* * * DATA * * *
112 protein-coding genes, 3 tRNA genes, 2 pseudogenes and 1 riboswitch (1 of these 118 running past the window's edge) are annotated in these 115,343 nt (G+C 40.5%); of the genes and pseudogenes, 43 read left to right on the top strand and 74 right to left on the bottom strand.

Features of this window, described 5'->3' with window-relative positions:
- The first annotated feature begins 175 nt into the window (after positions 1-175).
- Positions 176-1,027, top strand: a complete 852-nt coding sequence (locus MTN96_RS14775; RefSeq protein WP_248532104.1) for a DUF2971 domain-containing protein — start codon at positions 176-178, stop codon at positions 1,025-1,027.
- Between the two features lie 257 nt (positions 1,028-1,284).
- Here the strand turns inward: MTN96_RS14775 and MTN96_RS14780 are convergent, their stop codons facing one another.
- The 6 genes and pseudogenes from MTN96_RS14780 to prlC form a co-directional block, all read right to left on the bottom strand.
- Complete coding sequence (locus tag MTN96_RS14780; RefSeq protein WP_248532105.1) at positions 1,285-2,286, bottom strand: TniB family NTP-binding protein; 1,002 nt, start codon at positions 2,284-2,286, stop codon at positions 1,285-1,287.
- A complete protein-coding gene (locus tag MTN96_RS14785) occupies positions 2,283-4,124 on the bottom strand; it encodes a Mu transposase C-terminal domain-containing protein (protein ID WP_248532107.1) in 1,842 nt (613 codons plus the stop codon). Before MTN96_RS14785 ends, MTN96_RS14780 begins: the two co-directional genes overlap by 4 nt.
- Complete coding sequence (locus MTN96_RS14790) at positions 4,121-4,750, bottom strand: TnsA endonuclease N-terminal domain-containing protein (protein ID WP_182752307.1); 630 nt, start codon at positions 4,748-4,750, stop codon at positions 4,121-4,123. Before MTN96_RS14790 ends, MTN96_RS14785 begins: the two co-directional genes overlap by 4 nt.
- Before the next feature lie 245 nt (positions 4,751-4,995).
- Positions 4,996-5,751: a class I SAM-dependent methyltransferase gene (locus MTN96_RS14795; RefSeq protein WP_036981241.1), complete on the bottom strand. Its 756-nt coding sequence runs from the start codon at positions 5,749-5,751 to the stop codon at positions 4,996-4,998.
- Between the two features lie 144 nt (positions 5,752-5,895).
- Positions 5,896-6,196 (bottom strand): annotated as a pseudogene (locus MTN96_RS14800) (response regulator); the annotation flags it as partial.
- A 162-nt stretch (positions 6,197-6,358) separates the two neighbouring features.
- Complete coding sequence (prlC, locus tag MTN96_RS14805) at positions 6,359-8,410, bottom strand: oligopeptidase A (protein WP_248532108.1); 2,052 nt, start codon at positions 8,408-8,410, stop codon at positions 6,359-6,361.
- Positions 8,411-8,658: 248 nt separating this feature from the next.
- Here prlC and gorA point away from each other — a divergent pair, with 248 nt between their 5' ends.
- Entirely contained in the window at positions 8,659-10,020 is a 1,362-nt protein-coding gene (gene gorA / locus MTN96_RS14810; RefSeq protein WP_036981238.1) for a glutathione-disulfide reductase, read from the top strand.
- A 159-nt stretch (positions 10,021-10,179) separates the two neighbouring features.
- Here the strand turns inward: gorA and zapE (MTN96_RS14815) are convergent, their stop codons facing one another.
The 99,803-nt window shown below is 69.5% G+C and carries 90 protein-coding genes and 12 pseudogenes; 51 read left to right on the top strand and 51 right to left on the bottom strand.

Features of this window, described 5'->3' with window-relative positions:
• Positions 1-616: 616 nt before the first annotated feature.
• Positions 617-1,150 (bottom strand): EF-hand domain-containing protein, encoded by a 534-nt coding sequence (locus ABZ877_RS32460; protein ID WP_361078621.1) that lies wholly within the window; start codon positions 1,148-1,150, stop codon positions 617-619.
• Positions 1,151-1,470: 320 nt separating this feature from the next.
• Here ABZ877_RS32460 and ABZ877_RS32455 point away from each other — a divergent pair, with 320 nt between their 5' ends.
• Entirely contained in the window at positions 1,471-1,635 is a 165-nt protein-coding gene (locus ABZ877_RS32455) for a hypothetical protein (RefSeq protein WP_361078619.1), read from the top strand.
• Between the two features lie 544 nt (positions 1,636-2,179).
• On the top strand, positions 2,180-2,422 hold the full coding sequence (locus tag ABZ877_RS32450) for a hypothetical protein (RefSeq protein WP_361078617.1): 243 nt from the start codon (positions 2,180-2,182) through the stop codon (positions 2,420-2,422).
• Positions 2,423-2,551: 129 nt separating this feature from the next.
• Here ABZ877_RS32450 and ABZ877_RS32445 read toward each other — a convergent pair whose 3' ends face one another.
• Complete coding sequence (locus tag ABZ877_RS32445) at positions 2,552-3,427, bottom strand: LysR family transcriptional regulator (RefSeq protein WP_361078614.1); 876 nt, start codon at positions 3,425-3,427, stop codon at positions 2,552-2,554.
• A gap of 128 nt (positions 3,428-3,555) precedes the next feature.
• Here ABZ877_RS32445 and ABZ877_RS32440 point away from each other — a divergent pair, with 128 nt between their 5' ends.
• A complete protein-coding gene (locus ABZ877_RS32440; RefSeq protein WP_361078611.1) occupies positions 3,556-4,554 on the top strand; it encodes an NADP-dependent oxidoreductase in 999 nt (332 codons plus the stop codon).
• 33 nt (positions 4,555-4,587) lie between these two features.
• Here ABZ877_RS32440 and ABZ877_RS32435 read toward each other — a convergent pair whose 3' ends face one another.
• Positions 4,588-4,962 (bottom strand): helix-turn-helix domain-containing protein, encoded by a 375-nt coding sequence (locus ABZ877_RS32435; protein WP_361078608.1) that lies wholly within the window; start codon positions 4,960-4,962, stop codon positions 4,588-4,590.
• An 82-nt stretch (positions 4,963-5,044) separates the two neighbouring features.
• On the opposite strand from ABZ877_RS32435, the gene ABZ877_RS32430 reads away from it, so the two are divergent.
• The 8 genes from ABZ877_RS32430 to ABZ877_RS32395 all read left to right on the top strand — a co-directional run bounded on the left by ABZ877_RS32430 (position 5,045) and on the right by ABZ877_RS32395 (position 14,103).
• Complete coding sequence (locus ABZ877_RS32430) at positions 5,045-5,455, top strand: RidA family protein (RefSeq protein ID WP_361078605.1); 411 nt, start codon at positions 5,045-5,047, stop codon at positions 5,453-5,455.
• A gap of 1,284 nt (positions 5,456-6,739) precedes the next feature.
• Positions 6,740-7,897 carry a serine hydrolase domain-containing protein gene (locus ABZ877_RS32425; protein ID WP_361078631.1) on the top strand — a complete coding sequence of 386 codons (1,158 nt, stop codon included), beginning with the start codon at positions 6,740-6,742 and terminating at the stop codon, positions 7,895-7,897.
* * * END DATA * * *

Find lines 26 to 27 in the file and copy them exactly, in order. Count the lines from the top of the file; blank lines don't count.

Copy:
• Positions 1,151-1,470: 320 nt separating this feature from the next.
• Here ABZ877_RS32460 and ABZ877_RS32455 point away from each other — a divergent pair, with 320 nt between their 5' ends.